When I opened the case, Paul's eyes lit up. He exclaimed, "I know exactly where that came from...I've been there, many times." He went on to explain that the cow-herders near Mittenwald, Germany, had nothing much to do in winter (as the cattle were safe in their lowland pens and barns for the season) so they made violins as a "cottage industry". He had been there, personally, in the 1960's or 70s, when the modern heirs of the practice brought in a gunny-sack (literally) full of unvarnished violins they had built during the winter months and sold them to the lutherie school at Mittenwald. The students there would complete the instruments, varnish them, set them up, and ship them to the USA for sale. The cow-herd made a little money, the school made a little money, the importers and dealers in the US made a little money, and the buyer got a cheap fiddle. Everyone benefited.
I have seen many of these instruments, as they seem to be about as common as houseflies, but this is the only one I have personally seen that had this specific inlay pattern on the back. (I've seen similar ones on the internet.)
I have no doubt that, if I opened the corpus, I would find that the front plate was extremely rough on the inside ("rough", as in, "looks like chainsaw sculpture") and that the bass bar is carved as part of the plate, rather than glued in separately. (As I say, I have met with this sort many times, over the last decade.) But I have no call to remove the top plate; only to repair the cracked pegbox...which I did do, eventually, and spiral bushed the peg-holes, so that I could intall new, better-quality tuning pegs. Other than that, I intend no changes. It is what it is... Great-great Grandpa's Fiddle.
When I began building instruments, my first was a small viola, for my son, Brian. I knew that he especially liked Grandpa Gray's fiddle, and I thought that the inlay was what he particularly liked. So I carefully copied the inlay pattern, and even took it a step further, cutting the abalone shell to fit the spaces, and filing them flush, rather than just jamming chips into glue, and filling the gaps with mastic. Added an abalone cap to the button, too. Lot's of peculiarities, due to ignorance and inexperience. But it played well, and sounded pretty good...and it is a pretty thing, even with all the amateurish "oddnesses."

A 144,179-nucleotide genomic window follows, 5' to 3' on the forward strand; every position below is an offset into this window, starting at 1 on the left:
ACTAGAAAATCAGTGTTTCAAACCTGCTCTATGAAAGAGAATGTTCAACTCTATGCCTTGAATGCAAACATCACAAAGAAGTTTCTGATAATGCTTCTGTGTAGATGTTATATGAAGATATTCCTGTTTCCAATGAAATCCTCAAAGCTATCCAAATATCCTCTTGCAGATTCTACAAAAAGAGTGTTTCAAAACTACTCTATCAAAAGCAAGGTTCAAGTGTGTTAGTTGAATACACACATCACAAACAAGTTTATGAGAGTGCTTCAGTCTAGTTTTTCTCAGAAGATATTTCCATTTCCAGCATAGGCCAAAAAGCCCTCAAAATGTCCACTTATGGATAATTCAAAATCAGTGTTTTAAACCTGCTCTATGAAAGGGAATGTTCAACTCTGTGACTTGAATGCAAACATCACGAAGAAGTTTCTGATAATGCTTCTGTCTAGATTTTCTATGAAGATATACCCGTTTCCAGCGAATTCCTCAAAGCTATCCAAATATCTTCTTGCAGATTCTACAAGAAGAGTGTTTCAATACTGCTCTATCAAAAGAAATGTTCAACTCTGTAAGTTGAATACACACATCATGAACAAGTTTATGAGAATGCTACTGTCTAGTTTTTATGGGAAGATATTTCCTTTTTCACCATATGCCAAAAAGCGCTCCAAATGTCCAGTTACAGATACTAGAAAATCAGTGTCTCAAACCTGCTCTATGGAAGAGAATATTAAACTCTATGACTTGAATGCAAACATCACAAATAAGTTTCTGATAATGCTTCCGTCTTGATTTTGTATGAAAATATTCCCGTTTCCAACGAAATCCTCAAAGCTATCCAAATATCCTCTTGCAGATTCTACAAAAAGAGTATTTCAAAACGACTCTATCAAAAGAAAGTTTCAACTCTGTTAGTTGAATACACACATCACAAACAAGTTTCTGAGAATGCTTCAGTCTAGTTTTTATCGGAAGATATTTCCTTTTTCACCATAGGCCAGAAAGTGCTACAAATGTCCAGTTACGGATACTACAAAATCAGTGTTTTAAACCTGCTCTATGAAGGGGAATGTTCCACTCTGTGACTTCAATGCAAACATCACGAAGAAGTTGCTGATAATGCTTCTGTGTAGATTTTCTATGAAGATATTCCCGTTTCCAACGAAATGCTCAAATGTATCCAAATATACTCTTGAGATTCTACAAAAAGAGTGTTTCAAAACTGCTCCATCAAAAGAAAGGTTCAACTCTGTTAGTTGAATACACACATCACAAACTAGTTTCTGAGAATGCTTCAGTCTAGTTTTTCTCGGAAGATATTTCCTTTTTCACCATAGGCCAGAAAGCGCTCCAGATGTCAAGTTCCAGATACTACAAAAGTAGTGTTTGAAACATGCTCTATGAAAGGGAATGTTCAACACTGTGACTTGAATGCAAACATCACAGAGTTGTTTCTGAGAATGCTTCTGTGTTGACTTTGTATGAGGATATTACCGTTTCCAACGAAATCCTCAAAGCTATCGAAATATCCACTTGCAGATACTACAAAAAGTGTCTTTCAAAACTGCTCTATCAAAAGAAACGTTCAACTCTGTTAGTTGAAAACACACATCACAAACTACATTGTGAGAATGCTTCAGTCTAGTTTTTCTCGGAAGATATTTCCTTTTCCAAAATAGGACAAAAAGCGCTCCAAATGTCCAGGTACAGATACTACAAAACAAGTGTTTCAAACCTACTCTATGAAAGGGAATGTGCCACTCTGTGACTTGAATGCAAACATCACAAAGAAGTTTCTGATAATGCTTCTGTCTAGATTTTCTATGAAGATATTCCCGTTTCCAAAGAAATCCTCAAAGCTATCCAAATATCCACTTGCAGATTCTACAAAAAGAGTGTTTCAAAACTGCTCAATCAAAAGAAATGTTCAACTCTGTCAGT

After I was nearly done, Brian was lovingly handling Grandpa Gray's old fiddle, turning it in his hands and admiring its simple, rustic beauty. He said, "You know what I really like about this violin?" I said, "What?" and confidently waited to hear that it was the inlay....
He turned the violin face up, and tapped with his finger: "This knot, in the front..."
Ozarkian DL Says:
Thursday, October 10, 2013 @5:58:59 AM
Somehow, I suspected that last line was coming....LOL. Great story.
Thursday, October 10, 2013 @6:57:46 AM
Wonderful story. I too have my great-grandfathers fiddle being a German trade fiddle. His came out of Sears catalog ~100yrs ago.
It took a good year of playing, some of it being me getting better and putting better strings on it and some of it the fiddle just waking up sound good.
I remember playing Arkansas Traveler on it the first time and it was almost like it said, "Oh yeah, I remember this."
Chet Bishop Says:
Thursday, October 10, 2013 @9:13:40 AM
I'm sure this one originated through Sears roebuck Co. as well. But it had evidently been re-sold to a pawn-shop, or some such place, as grandpa Gray bought it second hand in New Orleans, in 1900. I would imagine it may have been five or ten years old at that point. Guessing it is now betwen 120 and 125 years old, but it is just a guess.
Thanks for the vote of confidence. Glad you enjoyed the story.
Thursday, October 10, 2013 @11:58:51 AM
It sounds like a great fiddle. May it stay in your family and be played forever.
Chet Bishop Says:
Thursday, October 10, 2013 @6:07:31 PM
Thanks, my friend. Your mouth to God's ears.
Thursday, November 7, 2013 @6:48:40 PM
Great reading. Thanks, Chet. Love the history. Larry